“Power grids everywhere are more vulnerable than ever for geomagnetic effects,” says John Kappenman in IEEE Spectrum, about the upcoming maximum in solar storms.
“Solar activity tends to occur in cycles that peak in frequency and intensity every 11 years, and the next peak is expected later this year or early the next,” says John Kappenman. “To be sure, not every peak — also known as a solar maximum — brings a killer storm; the last notable one occurred in March 1989. It took down Quebec’s entire grid within seconds, leaving 6 million customers without power for 9 hours. A later surge in the storm destroyed a large transformer at a New Jersey nuclear plant and nearly took down US power grids from the mid-Atlantic through the Pacific Northwest. But that geomagnetic storm was not so bad, it turns out.”
Kappenman, a leading US expert in geomagnetic storms, knows how to sell his story. But TU expert on electrical power systems, Professor Lou van der Sluis, is a bit sceptical about the article. He agrees that solar storms present a real challenge for the power grid, but he disagrees with both Kappenman’s physics and his proposed solution. “For every difficult problem there is always a simple answer and most of them are wrong,” he cites from a book of Clayton R. Paul.
Physics first. As a good teacher, Van der Sluis starts at the beginning: the enormous currents of charged particles that swirl over the sun’s surface. Occasionally, a cloud of electrons and protons is ejected and may intersect the Earth’s orbit. Deflected by the Earth’s magnetic field, the current of charged particles will cause a change in the magnetic field. This will cause a potential difference in closed contours formed by suspended high voltage cables and conduction through the ground. If the contour is electrically conducting, an induction current will start to flow.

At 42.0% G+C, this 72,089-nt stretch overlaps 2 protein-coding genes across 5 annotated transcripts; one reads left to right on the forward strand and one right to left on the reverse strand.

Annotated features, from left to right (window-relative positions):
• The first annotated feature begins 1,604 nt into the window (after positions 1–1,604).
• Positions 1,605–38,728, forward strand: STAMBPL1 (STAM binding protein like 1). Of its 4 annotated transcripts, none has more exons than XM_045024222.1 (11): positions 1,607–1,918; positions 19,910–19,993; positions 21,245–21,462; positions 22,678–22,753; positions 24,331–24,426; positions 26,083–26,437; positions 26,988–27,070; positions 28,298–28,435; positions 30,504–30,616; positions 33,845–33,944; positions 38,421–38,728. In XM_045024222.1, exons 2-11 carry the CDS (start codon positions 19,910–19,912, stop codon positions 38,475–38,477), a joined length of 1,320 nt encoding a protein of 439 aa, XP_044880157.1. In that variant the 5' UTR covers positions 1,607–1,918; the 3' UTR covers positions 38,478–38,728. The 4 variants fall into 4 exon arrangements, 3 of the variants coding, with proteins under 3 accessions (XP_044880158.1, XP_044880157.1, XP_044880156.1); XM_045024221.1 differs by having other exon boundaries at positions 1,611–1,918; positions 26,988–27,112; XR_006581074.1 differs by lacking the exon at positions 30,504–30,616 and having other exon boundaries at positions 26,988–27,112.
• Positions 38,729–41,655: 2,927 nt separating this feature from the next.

“The trouble with the induced current is that it gives rise to non-linear effects in transformers,” says Van der Sluis. This will result in heat production in the transformers. The professor estimates that a transformer can overheat in several minutes. Reducing the load can prevent further damage. “It doesn’t necessarily lead to a cascade of collapsing transformers, as Kappenman suggests.”
As a remedy, Kappenman proposes to fit capacitors into the ground leads of the high voltages transformers, in order to prevent DC currents from creeping into the power system (only AC currents can pass through capacitors). Van der Sluis doesn’t agree. First, because he doesn’t believe in creeping currents – instead he argues the currents are caused by induction in a closed contour. And secondly, because past experiences have proved fixed grounding of HV transformers a safe and sound practice, which Van der Sluis would not want to see sacrificed. “A capacitor in the ground lead will lead to floating HV potentials,” he says. “You don’t want that to happen.”
Van der Sluis thinks that the Dutch grid is much less vulnerable to geomagnetic storms than the US power grid, because the contours through which induction occurs are much smaller: transmission towers are lower here, because the transmission voltage is also lower (380 kV); the lines are generally shorter and the groundwater near to the surface is a good conductor (as opposed the more rocky US soil). Moreover, he argues that preventive measures are unnecessary as long as grid operators keep a watchful eye over their transformers when a solar storm is underway.
Clayton R. Paul: ‘Introduction to Electromagnetic Compatibility’